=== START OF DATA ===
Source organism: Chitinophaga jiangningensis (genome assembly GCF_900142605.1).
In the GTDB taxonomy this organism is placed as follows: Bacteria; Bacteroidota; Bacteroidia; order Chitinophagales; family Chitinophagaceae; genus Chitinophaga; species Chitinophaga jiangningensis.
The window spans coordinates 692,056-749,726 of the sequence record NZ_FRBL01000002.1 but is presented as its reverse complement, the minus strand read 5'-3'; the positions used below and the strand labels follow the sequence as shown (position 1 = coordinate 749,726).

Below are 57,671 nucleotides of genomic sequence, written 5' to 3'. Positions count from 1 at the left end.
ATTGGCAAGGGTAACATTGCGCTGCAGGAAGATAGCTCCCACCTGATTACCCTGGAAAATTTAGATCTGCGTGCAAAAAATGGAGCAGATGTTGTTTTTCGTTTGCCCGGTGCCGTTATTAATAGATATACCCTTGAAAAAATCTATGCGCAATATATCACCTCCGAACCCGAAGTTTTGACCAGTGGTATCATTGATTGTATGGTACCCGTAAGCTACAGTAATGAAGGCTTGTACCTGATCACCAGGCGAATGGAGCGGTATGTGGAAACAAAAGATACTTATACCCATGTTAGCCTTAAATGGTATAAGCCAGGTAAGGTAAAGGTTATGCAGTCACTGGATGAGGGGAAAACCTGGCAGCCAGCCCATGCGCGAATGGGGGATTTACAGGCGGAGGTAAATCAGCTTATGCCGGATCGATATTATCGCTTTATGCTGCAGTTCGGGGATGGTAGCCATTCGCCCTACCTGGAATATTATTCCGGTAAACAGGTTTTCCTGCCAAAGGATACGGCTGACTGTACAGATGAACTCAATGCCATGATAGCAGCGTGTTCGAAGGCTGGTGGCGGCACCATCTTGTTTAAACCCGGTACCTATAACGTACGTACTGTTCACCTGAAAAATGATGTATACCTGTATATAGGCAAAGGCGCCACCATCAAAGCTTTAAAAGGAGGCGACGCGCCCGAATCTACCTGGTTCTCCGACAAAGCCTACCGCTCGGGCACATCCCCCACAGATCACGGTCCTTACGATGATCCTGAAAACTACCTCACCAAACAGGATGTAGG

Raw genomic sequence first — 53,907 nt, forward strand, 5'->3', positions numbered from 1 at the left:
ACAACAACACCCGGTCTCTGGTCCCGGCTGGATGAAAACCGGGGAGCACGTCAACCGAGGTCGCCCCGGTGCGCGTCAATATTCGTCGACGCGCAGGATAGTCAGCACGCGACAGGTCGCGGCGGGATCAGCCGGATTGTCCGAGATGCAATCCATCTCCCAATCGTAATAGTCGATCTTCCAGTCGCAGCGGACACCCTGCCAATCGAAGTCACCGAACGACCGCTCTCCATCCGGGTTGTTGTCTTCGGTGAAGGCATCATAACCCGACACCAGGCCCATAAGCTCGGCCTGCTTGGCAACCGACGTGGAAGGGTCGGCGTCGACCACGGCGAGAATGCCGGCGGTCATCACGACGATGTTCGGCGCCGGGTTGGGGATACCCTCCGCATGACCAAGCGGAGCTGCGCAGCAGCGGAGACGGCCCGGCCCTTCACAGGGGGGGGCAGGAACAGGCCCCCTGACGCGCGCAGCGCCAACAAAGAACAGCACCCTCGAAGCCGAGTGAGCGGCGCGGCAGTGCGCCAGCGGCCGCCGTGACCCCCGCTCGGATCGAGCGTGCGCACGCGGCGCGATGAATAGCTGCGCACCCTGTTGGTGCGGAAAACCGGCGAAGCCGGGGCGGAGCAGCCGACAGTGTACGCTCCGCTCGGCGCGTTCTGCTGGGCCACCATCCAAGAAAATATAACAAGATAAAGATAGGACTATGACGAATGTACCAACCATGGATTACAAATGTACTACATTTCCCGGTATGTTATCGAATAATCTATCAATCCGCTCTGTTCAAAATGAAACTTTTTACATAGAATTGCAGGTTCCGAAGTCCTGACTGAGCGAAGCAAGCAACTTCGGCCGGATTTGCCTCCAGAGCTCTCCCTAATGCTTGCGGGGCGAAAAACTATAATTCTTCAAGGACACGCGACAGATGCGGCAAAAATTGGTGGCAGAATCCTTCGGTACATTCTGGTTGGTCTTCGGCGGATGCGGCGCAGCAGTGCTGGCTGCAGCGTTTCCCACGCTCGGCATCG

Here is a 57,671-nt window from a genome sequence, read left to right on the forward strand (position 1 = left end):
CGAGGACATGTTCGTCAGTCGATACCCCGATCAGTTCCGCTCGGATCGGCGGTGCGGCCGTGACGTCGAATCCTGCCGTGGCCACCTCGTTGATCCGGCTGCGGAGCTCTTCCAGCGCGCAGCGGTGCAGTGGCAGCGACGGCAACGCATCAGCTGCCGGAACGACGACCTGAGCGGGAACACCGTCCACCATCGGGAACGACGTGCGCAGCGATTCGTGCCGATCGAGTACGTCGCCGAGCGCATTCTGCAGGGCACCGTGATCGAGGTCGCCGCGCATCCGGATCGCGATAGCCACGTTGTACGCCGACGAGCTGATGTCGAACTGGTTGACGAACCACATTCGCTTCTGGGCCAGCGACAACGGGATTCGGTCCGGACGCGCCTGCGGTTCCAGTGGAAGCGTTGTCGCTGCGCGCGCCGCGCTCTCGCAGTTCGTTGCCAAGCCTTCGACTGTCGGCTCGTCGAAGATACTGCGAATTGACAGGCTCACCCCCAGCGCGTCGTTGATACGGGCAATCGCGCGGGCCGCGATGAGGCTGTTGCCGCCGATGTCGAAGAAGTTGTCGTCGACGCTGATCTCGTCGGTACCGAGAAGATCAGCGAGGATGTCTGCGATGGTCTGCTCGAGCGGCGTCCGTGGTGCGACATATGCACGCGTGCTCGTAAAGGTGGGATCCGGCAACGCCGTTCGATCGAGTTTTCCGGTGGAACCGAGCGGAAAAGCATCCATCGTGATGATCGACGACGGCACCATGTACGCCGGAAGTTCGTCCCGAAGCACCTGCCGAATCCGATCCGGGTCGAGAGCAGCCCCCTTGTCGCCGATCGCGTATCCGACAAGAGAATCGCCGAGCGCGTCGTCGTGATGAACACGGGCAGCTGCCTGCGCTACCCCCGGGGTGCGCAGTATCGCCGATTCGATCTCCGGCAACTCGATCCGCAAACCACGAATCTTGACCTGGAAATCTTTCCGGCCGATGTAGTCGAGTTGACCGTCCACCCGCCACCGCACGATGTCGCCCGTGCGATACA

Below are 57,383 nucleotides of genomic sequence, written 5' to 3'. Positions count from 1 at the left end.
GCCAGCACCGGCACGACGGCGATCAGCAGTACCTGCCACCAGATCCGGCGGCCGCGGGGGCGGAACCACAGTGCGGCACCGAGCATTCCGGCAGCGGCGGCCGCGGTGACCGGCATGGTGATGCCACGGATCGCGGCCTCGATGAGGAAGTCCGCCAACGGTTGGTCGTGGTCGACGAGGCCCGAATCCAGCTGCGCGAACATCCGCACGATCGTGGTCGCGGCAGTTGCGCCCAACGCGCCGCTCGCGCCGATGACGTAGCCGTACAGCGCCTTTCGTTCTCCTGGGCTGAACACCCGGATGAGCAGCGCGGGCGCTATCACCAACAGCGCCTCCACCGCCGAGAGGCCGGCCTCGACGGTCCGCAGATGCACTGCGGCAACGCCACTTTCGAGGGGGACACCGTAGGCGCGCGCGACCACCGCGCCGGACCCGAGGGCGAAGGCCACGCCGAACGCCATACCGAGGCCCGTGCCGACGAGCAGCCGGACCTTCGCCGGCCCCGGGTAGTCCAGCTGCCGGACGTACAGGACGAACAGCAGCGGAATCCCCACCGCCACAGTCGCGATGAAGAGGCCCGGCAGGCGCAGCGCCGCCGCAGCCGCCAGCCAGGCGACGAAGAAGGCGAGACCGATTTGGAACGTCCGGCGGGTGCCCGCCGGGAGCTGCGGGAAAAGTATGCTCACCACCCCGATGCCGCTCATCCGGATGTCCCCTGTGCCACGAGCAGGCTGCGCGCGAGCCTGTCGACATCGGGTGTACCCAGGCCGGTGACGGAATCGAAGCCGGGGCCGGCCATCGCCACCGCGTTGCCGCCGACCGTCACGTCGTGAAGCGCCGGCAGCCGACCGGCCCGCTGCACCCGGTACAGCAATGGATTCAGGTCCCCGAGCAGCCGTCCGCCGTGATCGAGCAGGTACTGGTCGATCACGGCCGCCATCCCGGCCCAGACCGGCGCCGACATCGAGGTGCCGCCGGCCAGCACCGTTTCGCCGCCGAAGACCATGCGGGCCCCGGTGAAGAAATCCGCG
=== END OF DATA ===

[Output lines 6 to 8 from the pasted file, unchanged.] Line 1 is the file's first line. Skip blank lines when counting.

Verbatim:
Raw genomic sequence first — 53,907 nt, forward strand, 5'->3', positions numbered from 1 at the left:
ACAACAACACCCGGTCTCTGGTCCCGGCTGGATGAAAACCGGGGAGCACGTCAACCGAGGTCGCCCCGGTGCGCGTCAATATTCGTCGACGCGCAGGATAGTCAGCACGCGACAGGTCGCGGCGGGATCAGCCGGATTGTCCGAGATGCAATCCATCTCCCAATCGTAATAGTCGATCTTCCAGTCGCAGCGGACACCCTGCCAATCGAAGTCACCGAACGACCGCTCTCCATCCGGGTTGTTGTCTTCGGTGAAGGCATCATAACCCGACACCAGGCCCATAAGCTCGGCCTGCTTGGCAACCGACGTGGAAGGGTCGGCGTCGACCACGGCGAGAATGCCGGCGGTCATCACGACGATGTTCGGCGCCGGGTTGGGGATACCCTCCGCATGACCAAGCGGAGCTGCGCAGCAGCGGAGACGGCCCGGCCCTTCACAGGGGGGGGCAGGAACAGGCCCCCTGACGCGCGCAGCGCCAACAAAGAACAGCACCCTCGAAGCCGAGTGAGCGGCGCGGCAGTGCGCCAGCGGCCGCCGTGACCCCCGCTCGGATCGAGCGTGCGCACGCGGCGCGATGAATAGCTGCGCACCCTGTTGGTGCGGAAAACCGGCGAAGCCGGGGCGGAGCAGCCGACAGTGTACGCTCCGCTCGGCGCGTTCTGCTGGGCCACCATCCAAGAAAATATAACAAGATAAAGATAGGACTATGACGAATGTACCAACCATGGATTACAAATGTACTACATTTCCCGGTATGTTATCGAATAATCTATCAATCCGCTCTGTTCAAAATGAAACTTTTTACATAGAATTGCAGGTTCCGAAGTCCTGACTGAGCGAAGCAAGCAACTTCGGCCGGATTTGCCTCCAGAGCTCTCCCTAATGCTTGCGGGGCGAAAAACTATAATTCTTCAAGGACACGCGACAGATGCGGCAAAAATTGGTGGCAGAATCCTTCGGTACATTCTGGTTGGTCTTCGGCGGATGCGGCGCAGCAGTGCTGGCTGCAGCGTTTCCCACGCTCGGCATCG

Here is a 57,671-nt window from a genome sequence, read left to right on the forward strand (position 1 = left end):